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    I dunno, 'Nerds. Something tells me that even if it were legalized on the federal level, Texas Greg Abbott would still have people arrested for it.
     
  13. Aetius

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    I don't think we'll see a wholesale abandonment of China as there's too much money to be made there, but I do think we'll see more distributed supply chains to hedge against a problem (political or natural) in any one country. Even if it costs a little more, companies will view it as a type of insurance to know that they can ramp up production more quickly in somewhere like India or Vietnam if something fucky happens in China. Companies got a taste of what it's like to have all their eggs in one basket and they didn't like it.
     
  14. Crown Royal

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    A lot of them are realizing there’s more to life than just pushing yourself along. They are so driven over there, sometimes they just need to kick back and hit up an 80’s rock bar.
     
  15. Kubla Kahn

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    Im not sure how wide spread the will to build up additional supply chains at cost will be to companies that aren't 'essential.' Certainly healthcare products will. My company makes consumer goods and really only experienced a 4 week delay in shipping that is back to full capacity now. Now way on earth will the owners spend more money to produce high priced material if China's cheap labor hasn't gone anywhere.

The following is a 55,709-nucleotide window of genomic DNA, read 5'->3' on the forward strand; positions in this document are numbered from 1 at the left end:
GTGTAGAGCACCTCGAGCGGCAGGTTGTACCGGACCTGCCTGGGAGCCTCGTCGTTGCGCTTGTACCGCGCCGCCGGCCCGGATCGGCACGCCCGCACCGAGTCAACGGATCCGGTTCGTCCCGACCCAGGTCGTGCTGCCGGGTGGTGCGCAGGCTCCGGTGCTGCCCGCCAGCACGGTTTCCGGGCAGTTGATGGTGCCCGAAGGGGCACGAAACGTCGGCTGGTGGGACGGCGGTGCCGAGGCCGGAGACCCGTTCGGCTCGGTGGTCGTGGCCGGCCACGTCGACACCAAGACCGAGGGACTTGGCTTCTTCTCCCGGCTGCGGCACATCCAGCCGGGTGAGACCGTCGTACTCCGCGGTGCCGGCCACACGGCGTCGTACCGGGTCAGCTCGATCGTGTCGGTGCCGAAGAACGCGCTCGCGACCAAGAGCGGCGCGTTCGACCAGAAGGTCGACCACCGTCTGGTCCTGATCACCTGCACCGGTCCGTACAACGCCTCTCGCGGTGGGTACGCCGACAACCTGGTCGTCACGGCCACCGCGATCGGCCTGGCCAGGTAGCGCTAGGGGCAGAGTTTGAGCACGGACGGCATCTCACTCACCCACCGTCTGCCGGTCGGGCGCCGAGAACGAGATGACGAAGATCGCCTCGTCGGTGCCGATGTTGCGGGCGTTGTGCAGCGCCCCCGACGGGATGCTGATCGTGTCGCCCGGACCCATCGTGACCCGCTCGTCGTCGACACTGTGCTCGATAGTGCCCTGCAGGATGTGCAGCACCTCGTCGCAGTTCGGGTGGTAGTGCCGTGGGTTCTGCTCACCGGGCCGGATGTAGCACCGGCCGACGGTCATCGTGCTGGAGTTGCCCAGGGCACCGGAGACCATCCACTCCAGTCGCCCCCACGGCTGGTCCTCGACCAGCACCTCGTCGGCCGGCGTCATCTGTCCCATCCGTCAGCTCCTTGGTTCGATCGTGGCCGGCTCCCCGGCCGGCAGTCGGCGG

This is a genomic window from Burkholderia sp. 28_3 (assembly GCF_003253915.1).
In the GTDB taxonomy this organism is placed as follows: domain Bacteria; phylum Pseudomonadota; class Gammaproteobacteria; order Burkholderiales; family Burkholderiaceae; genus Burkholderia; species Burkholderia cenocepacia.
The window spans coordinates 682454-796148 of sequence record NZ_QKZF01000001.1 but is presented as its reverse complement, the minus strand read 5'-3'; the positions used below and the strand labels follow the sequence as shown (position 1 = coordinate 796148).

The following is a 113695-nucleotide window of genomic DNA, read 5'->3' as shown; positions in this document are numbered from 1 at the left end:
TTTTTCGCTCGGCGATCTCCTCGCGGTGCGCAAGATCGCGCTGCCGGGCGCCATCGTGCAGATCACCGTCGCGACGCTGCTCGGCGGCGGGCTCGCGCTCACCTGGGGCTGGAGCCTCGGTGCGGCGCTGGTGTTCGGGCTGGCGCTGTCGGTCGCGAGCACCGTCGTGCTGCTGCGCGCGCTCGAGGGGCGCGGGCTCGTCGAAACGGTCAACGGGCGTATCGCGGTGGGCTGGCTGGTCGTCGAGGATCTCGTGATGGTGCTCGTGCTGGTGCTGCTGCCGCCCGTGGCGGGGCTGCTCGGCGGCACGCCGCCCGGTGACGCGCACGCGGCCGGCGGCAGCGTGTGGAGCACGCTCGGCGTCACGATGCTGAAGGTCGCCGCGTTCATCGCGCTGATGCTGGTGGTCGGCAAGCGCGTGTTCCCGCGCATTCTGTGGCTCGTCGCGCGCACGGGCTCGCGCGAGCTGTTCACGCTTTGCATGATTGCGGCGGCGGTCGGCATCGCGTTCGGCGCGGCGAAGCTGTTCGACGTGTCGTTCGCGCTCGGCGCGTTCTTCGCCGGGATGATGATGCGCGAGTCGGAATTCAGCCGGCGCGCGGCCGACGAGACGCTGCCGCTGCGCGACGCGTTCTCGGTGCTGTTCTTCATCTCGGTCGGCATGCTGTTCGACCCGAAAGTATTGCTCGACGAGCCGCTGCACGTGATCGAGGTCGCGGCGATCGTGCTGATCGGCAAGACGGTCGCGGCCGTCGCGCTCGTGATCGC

16. downndirty

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    It's not as clear cut as legalize, then tax, then profit. There is a legitimate concern that the people trafficking illegal substances will switch to more potent substances, or other illegal activities. But it's starting to get challenging with the largest economies in the country producing edibles and weed that then can cross state lines. I think there will be a tipping point at which the federal government switches to "if you want to do it, go for it, but we won't fund it" and states start to lose money on enforcement measures. Once the money to be made is higher via tax revenue than enforcement, smart states will flip the switch.